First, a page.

Giant Killers: Cal, Notre Dame among potential Giants ripe for an upset

Ivan Rabb and Jaylen Brown lead Cal's talented freshmen. Are the Bears vulnerable against a Giant Killer? AP Photo/Ben Margot

Everybody loves an underdog, but it takes two teams to dance the toxic tango that leads a Giant to fall into a Killer’s clutches. So it’s high time that we train our statistical model on teams that could land in the top third of this year’s NCAA tournament brackets, and analyze the tendencies of those that could be vulnerable to upsets.

In general, to pull off unexpected wins, Giant Killers must play a high-risk, high-reward style, seeking to maximize the volume and value of their possessions by forcing turnovers, shooting 3-pointers and/or crashing the boards. And it’s precisely those tactics that successful Giants must squelch. Goliaths who stop Davids from going on runs can assert their own superiority and ward off upsets.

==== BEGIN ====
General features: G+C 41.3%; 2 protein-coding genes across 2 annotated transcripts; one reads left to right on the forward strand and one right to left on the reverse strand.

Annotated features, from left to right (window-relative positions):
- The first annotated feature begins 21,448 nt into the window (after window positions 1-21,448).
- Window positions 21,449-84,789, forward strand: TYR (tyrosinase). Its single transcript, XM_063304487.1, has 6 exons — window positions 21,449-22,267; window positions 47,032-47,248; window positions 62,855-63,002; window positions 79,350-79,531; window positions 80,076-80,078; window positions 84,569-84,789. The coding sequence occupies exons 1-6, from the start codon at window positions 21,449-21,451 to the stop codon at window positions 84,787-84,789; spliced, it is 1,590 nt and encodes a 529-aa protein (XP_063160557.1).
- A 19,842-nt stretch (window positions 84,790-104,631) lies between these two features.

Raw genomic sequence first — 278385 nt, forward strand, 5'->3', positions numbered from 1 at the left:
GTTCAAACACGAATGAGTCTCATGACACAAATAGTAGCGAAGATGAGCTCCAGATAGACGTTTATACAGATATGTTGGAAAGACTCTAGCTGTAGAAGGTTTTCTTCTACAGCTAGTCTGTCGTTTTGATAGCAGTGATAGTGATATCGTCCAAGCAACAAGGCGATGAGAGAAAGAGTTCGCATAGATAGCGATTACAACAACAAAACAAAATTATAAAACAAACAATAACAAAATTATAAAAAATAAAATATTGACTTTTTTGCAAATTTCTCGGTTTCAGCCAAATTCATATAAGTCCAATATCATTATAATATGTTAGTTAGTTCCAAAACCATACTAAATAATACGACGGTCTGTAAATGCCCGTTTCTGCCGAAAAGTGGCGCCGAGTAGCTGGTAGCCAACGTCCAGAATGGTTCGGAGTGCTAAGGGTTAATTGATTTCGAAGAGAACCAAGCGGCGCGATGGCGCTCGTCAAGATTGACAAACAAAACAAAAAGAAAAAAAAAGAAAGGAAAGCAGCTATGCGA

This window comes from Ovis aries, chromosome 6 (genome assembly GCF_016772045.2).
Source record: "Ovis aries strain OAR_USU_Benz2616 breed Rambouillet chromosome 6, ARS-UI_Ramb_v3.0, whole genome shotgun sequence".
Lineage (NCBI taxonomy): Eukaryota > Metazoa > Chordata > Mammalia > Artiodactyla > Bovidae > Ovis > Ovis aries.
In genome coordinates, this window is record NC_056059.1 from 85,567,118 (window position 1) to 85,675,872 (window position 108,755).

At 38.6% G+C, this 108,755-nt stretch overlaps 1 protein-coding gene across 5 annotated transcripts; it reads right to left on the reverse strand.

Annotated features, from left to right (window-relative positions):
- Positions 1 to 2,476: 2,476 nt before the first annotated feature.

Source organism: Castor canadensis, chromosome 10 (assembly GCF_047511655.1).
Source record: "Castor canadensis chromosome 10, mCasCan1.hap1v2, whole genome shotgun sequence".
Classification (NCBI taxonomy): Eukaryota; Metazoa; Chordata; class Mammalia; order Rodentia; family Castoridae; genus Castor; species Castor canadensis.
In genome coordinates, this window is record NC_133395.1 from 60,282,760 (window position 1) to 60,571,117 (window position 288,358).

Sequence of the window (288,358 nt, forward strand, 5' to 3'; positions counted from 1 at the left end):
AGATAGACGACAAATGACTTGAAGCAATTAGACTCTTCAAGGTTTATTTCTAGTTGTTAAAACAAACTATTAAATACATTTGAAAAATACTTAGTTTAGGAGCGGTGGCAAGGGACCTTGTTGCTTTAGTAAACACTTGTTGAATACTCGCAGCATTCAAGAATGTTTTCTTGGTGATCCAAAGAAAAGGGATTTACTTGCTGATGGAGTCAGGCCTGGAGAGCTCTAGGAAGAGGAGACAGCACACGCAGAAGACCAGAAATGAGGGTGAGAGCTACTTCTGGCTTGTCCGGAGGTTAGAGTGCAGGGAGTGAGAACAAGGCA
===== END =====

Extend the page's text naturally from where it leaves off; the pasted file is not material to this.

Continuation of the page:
Statistically, that means offensive rebounding is the most important trait for overdogs looking to stay safe: Grab your own missed shots, and you not only keep the ball away from the other guys, but you can survive a subpar shooting night. Teams whose game centers on dominating the offensive boards (like North Carolina this season) have suffered the fewest upsets historically, and we call them Power Giants. But other styles work, too. Gambling Giants (such as Iowa) essentially give up on defensive rebounding to work the perimeter and force turnovers. Conversely, Pack-Line Giants (like Arizona) focus on controlling the defensive boards. Where high seeds tend to stumble is when they’re not strong at rebounding at either end or winning turnover battles. Such Generic Giants -- a group that includes both Maryland and Iowa State in 2016 -- lose nearly 40 percent of their matchups to Killers.